Independent Contractor and Freelance Work: Easiness vs Value
Those who tell to the persons who are considering beginning to work as freelancers that one can get started with nothing at all, just a computer with access to the internet don’t warn the reader about the other things that such an approach requires.
Namely: verifiable work experience and/or recommendations.
They make it look easy, but it’s not.
That approach may be okay for someone who has a verifiable reputation and work track records in the brick-and-mortar world.
It’s bad advice for someone that wants to start freelancing in an industry that she or he did not work in before.
It is not a good course of action for someone new to the world of work at all.
Also, if one is lazy, born to be a follower, and co-dependant, that advice is more likely to be taken to heart. It’s the path of less resistance.
Not having to need practically anything to get started, and just going to the job marketplaces to search for a glorified 9-5, telecommuting job is a poor excuse for making an effort, and it’s certainly not freelancing.
One can hustle through online marketplaces to get a virtual, telecommuting, or remote client, yes, but that isn’t what freelancing is about.
One can do it, but not forgetting that one did set oneself up to be a freelancer that works on a gig-by-gig basis or a project and contract basis, generally intending to remain unattached to the client.
Note that I said the client and not the employer.
The gig calls on online job marketplaces are, most of them, just a parroting of the old way of doing things, but kind of actualized with a telecommuting veneer.
Be Mindful of Where You Look for Work
The sites that only have calls for remote projects and gigs are very hard to come by. Here are a few examples:
What I’ve found is that if one doesn’t have a track record, persons who can recommend you, or similar old-style advantages, one must build a lot of real, meaningful, and high-quality social proof for things to even have a tiny chance of working out.
It takes working in a lot of other departments of the job, and especially it takes time and effort to find what works, what doesn’t, and where are the gaps in one’s approach to doing business.
The Approaches I Use
Going to work portals, writing content, and hustling, are is not the only things I do.
If you decide to follow this approach, be prepared to waste a lot of time, and at the end of the year have very little to show for it.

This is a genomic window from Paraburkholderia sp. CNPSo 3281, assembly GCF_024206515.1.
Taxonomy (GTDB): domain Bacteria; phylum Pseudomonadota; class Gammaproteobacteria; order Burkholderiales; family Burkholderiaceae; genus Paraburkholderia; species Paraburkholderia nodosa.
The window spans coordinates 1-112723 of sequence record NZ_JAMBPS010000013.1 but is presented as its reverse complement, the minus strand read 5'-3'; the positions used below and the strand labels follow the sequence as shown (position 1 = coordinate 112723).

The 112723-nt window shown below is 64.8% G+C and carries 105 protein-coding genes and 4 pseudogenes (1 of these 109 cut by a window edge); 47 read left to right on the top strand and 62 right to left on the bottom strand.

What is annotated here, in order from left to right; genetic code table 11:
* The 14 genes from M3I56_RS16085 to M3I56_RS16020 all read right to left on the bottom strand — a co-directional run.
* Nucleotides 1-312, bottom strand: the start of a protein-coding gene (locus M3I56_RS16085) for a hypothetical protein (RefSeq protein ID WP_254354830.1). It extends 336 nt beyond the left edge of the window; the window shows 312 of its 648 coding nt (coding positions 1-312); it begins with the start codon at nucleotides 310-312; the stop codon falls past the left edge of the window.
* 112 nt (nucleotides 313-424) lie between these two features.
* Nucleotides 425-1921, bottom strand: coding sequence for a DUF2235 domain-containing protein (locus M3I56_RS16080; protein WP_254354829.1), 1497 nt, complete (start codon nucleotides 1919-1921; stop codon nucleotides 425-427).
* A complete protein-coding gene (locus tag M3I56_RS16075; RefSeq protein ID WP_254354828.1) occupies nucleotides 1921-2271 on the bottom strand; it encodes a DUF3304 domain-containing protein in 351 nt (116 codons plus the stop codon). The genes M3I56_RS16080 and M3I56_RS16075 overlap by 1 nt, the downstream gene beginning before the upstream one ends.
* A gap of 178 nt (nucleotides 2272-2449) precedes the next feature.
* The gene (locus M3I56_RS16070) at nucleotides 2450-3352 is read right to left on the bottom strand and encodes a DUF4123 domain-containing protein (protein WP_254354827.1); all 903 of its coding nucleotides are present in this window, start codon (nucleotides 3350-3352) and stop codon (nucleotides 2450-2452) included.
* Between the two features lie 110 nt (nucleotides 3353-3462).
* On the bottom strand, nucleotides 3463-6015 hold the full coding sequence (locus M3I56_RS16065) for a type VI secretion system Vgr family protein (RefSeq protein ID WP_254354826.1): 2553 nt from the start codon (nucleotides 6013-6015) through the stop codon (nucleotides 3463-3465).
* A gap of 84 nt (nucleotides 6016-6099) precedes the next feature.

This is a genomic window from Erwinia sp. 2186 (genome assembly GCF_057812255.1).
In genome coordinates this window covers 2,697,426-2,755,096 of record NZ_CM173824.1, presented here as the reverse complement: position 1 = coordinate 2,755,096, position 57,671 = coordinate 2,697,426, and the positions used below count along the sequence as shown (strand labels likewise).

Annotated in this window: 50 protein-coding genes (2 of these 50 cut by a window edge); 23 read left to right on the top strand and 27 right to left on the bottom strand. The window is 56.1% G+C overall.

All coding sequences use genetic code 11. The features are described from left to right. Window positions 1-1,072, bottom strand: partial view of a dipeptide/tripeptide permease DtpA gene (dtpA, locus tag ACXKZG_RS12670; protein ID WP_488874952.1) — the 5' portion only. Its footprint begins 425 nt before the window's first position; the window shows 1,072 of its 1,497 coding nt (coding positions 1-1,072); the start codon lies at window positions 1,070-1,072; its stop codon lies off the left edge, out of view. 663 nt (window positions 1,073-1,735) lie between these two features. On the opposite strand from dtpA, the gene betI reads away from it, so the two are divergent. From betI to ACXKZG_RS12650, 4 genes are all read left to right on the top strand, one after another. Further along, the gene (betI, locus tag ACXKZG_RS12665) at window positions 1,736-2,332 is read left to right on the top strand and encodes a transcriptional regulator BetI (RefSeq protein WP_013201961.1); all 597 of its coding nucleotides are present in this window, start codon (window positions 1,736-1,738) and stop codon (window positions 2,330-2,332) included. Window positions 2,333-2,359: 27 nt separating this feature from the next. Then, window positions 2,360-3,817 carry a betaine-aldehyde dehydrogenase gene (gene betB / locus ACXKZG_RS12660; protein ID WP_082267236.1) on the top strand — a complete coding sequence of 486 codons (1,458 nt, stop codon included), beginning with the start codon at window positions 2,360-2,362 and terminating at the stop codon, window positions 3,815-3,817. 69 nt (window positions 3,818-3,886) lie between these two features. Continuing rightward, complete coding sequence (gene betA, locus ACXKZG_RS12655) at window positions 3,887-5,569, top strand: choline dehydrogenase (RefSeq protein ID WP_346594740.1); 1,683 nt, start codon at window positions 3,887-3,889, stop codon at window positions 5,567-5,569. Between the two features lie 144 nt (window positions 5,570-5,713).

The Rat Racer
I hustle for at least one hour daily in job portals. If I find a gig that suits me, I send a cover letter. If I don’t receive a response, I know I should follow up at least two times. I try following up, but I never remember to do it.
I try to be as humble as I can. To have a capacity to detach from my ego when work is involved. Still, some job listings are frankly hilarious and a waste of time to just read them.
The Content Caterer
I monitor calls for content submissions at least half an hour a day and try to work for the ones I see myself as a good fit.
This way of doing freelance writing is so much more relaxed, free, and valuable than the rat race approach.
Wanting to freelance as a content caterer is much more rewarding in the sense that all the time one puts into it has way more value than just sending C.V.s and brown-nosing for a job.
Many buyers ask for pitches or synopses, but most of them accept pieces of content that are already finished.
The time you put into searching, curating, and knowing buyers of content is just the beginning of something that will pay.
If you research the buyer’s brand or service, its content, and its audience, and if you put in the research and development hours into your speculative content that you intend to sell to them, someday, some piece of content your prospects will certainly buy.
A piece of content, be it an article, an essay, or whatever, you write on speculation that the buyer will want and buy is time well invested because even if the entity you wrote it for doesn’t buy it, you can sell it elsewhere.
If you offer it for a while and nobody seems to buy it after, say 5-7 tries, then at least you have a piece of content that you can put to another use.
You can use the content in your site if the topic matches your site’s niches. If the content that didn’t sell is not a good fit for any of your sites, you can still give it to other uses.
For example, you can publish it on sites like HubPages, and other revenue-sharing websites. If the content is good, it can generate residual income over time thanks to how revenue sharing sites work.
The Self-Employed Content Site Owner
This is the most enterprising occupation I perform. I originally built my site copywriter-martin.win as just a freelancer portfolio site.
Because I never stopped improving it, it grew up. It evolved into not just a portfolio but also a blog. Now that I have a blog, I write articles in the niches I chose and use those articles to offer links to affiliate products.
Affiliate links aren’t everything, though. There are a lot of ways to monetize a content site. Monetization is a big topic and it deserves a complete article dedicated to it.
This article is accurate and true to the best of the author’s knowledge. Content is for informational or entertainment purposes only and does not substitute for personal counsel or professional advice in business, financial, legal, or technical matters.
© 2020 Martin Wensley